So you’ll forgive my contemporaries and me for ignoring the fact that Final Fantasy 7 has much more substance to its story than originally perceived. I can safely say many of us practically memorized the party’s airship comments prior to touching down at the Northern Crater (“Our battlefield is now beneath the earth. The gate to tomorrow is not the light of heaven, but the darkness of the depths of the earth.” … That was off the top of my head!), but completely forgot every word from earlier Sephiroth encounters. Sephiroth, Rufus, Hojo, and even Cloud have a whole lot of literal and figurative things to say about the world/plot of Final Fantasy 7, but if it wasn’t during the ending or the iconic Aeris scene, it’s forgotten. Hell, I’ve met people that seem to have devoted their entire personas to Final Fantasy 7, but can’t believe that the Sephiroth you see for most of the game is just a Jenova copy. It was spelled out right there when the Weapons awoke, but if you missed those, what, three dialogue boxes, then too bad.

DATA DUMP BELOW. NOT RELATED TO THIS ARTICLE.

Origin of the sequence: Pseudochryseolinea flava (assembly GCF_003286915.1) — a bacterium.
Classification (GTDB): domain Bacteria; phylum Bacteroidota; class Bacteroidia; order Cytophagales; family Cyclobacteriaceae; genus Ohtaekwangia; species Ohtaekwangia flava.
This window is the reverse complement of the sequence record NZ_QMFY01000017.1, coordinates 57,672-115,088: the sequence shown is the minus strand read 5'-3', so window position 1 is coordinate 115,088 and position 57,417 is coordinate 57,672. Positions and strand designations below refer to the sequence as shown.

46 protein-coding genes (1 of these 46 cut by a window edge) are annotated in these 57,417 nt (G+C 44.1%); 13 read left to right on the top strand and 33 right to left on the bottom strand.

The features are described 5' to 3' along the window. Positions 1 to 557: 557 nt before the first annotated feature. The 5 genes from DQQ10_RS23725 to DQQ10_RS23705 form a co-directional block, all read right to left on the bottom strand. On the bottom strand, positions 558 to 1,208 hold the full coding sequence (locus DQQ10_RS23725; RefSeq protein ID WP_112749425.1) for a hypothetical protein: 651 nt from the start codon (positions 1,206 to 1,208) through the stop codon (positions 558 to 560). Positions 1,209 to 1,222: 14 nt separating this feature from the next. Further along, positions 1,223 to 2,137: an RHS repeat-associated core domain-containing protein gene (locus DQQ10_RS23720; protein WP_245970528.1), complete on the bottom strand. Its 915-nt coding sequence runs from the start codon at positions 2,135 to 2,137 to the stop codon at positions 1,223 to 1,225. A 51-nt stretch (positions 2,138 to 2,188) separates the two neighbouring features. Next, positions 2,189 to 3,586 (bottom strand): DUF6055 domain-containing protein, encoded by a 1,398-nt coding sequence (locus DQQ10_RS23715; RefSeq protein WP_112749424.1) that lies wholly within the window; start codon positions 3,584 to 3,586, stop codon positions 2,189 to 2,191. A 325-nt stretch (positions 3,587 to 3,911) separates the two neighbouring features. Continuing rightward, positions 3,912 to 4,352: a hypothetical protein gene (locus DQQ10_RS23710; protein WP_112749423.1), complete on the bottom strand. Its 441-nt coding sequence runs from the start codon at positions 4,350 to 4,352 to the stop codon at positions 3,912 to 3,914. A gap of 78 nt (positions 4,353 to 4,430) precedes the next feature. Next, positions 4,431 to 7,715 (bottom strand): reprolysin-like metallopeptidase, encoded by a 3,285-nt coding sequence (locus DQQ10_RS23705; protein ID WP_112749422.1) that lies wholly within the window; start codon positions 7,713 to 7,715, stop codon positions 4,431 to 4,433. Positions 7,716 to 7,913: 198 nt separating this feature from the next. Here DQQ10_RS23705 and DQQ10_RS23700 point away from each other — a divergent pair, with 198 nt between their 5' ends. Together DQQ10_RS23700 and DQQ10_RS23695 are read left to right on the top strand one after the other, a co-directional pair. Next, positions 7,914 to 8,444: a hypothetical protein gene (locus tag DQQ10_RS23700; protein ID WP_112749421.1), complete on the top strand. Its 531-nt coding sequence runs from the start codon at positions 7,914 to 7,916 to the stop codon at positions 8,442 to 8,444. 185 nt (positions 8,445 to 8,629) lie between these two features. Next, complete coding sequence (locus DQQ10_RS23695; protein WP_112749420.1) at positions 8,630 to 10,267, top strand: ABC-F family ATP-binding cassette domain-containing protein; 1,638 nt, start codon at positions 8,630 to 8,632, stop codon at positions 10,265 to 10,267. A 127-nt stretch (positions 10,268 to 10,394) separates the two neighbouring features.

All this is preamble to my main point, though, and that’s that Final Fantasy 7 was an amazing deconstruction of the JRPG genre well before Bioshock drenched the word “meta” well and totally into the medium. Final Fantasy 7, practically from its first moments, knows exactly what it is doing.
We say it so much that it has lost all meaning, but consider the acronym “RPG”. Role-Playing Game. It got its start back in the days of tabletops and Dungeons and Dragons, and it was meant to describe exactly what you did in your typical RPG: play the role of an imaginary character, and navigate a fictional world. If you’re any good at a Table-top RPG, and I mean in a social sense as well as a dice way, you will totally inhabit your character, and create a unique personality that will grow to dictate your actions over your “real” 21st century persona. TTRPGs evolved past D&D as time went on, and, like a gift from Friend Computer, we received all kinds of scenarios and worlds to inhabit and explore with a variety of oddly-shaped dice by our side. Want to be a cyborg elf kidnapping people and selling their organs thanks to a botched inebriation spell that may or may not have involved the detonation of an ice cream truck? There’s a TTRPG for that!